(Bloomberg) -- LafargeHolcim Ltd. decided against bidding for BASF SE’s construction chemicals unit, according to people familiar with the matter, dropping a plan that would have taken the Swiss cement giant further into the production of more specialized materials.

LafargeHolcim was the last strategic suitor pursuing the business that makes additives because of BASF’s valuation expectations, said the people, who asked not to be identified because the information is private.

The cement producer based near Zurich also had concerns about how long it would take for BASF to execute the sale, which could hurt the performance and integration of the business, they said. LafargeHolcim shares rose as much as 2% in early Zurich trading on Thursday while BASF rose 0.4%.

LafargeHolcim was widely seen as natural buyer for the business, which BASF hopes will fetch more than 3 billion euros ($3.3 billion) in a sale. It was competing against the private equity firm Cinven and Standard Industries Inc., which pulled out last month. The Swiss company’s decision will shift the focus of the sale to potential private equity buyers and may be a disappointment for BASF, which has long preferred to do deals with industrial companies.

Several private equity suitors for the BASF unit have already walked away from the bidding, with some saying the German company was reluctant to provide detailed information on the segment’s earnings that they needed to secure financing, Bloomberg reported in August.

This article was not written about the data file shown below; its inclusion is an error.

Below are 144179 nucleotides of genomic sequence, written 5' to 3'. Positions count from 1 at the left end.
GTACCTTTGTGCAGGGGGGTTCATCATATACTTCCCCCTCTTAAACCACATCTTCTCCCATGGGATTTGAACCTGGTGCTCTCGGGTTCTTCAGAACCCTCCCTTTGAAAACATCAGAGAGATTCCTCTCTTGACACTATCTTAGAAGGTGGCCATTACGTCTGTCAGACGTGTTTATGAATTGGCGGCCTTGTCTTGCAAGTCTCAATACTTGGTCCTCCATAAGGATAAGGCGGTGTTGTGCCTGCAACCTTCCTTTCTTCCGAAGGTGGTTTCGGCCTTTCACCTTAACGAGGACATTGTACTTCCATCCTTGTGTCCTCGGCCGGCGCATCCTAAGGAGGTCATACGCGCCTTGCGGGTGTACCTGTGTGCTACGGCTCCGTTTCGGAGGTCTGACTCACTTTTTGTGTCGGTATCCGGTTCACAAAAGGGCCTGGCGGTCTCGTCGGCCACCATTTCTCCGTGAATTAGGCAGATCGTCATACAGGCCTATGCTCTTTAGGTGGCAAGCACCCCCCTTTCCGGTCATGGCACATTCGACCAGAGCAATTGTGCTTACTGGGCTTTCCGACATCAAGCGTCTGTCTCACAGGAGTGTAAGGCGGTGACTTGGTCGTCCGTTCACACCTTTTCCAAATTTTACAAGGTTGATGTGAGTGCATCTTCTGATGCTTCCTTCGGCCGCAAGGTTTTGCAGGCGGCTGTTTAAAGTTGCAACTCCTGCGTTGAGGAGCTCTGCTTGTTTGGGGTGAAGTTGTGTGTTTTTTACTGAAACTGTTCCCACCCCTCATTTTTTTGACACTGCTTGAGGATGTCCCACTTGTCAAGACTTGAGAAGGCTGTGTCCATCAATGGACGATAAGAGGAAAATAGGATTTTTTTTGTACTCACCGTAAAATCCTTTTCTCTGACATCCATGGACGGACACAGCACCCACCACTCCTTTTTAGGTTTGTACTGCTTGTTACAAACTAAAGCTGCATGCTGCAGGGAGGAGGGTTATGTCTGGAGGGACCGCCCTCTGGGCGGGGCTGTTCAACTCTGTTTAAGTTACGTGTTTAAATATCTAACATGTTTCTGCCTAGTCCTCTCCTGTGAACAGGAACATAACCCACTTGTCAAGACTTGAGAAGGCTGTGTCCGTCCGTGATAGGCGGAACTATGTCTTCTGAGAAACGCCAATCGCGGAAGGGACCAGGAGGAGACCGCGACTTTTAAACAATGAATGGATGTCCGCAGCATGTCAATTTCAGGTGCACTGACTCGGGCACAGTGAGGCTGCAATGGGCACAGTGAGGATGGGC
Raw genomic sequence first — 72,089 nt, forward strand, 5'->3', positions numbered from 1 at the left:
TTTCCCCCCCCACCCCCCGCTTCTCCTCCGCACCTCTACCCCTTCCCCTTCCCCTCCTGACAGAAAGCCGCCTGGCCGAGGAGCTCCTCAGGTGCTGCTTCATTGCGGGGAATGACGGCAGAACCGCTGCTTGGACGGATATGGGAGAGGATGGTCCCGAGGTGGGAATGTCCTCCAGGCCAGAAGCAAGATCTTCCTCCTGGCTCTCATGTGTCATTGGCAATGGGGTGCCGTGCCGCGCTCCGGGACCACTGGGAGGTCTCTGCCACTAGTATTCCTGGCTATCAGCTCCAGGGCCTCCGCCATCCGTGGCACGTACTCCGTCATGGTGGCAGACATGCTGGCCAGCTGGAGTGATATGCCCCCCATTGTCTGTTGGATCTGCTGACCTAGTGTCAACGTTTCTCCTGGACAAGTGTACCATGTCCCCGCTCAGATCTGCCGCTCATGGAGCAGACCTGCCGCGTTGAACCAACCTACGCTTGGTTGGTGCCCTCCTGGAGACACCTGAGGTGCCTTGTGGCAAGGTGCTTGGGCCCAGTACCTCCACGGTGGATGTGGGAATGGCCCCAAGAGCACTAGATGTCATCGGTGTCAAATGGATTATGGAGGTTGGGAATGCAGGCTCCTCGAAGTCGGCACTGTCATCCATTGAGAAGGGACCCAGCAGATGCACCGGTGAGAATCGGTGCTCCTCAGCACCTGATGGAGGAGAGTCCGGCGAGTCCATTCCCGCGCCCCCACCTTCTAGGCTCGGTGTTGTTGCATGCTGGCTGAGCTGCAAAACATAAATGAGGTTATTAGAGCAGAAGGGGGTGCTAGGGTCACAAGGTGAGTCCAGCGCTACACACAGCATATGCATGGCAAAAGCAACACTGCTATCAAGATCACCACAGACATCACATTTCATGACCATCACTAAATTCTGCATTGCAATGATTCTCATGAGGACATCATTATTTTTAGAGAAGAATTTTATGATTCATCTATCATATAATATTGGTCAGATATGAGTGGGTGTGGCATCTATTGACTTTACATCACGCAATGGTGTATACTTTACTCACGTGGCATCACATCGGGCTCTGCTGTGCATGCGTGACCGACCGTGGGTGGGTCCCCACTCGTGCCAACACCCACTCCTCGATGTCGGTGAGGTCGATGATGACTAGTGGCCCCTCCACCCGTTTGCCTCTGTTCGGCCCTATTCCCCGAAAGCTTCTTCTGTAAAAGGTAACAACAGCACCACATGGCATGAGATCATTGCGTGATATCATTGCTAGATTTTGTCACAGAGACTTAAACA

Chryso Synergies

Cinven owns the construction chemicals firm Chryso, which could help it realize synergies but may also pose antitrust issues.

BASF hasn’t made a final decision on whether to sell the unit, the people said. Some potential bidders who have dropped out could always decide to re-enter the process if the situation changes, they said.

Representatives for LafargeHolcim, BASF and Cinven declined to comment.

BASF announced a strategic review of the construction chemicals division last October. The division supplies mortars and cement additives, as well as waterproofing materials and sealants under the Master Builders Solutions brand.

Financial Discipline

LafargeHolcim, the world’s biggest maker of building materials, was created in 2015 from the merger of Lafarge SA and Holcim Ltd. Chief Executive Officer Jan Jenisch said in an interview last month that the firm was now ready to expand through further acquisitions.

He said the company’s approach, though, would be cautious and it would apply strict financial discipline with any targets.

Read more: LafargeHolcim Chief Sees Opening for Deals After Painful Revamp

(Updates with shares in third paragraph.)

--With assistance from Myriam Balezou, Andrew Noël and Leonard Kehnscherper.

To contact the reporters on this story: Eyk Henning in Frankfurt at ehenning1@bloomberg.net;Aaron Kirchfeld in London at akirchfeld@bloomberg.net;Sarah Syed in London at ssyed35@bloomberg.net

To contact the editors responsible for this story: Kenneth Wong at kwong11@bloomberg.net, ;Daniel Hauck at dhauck1@bloomberg.net, Tara Patel

©2019 Bloomberg L.P.

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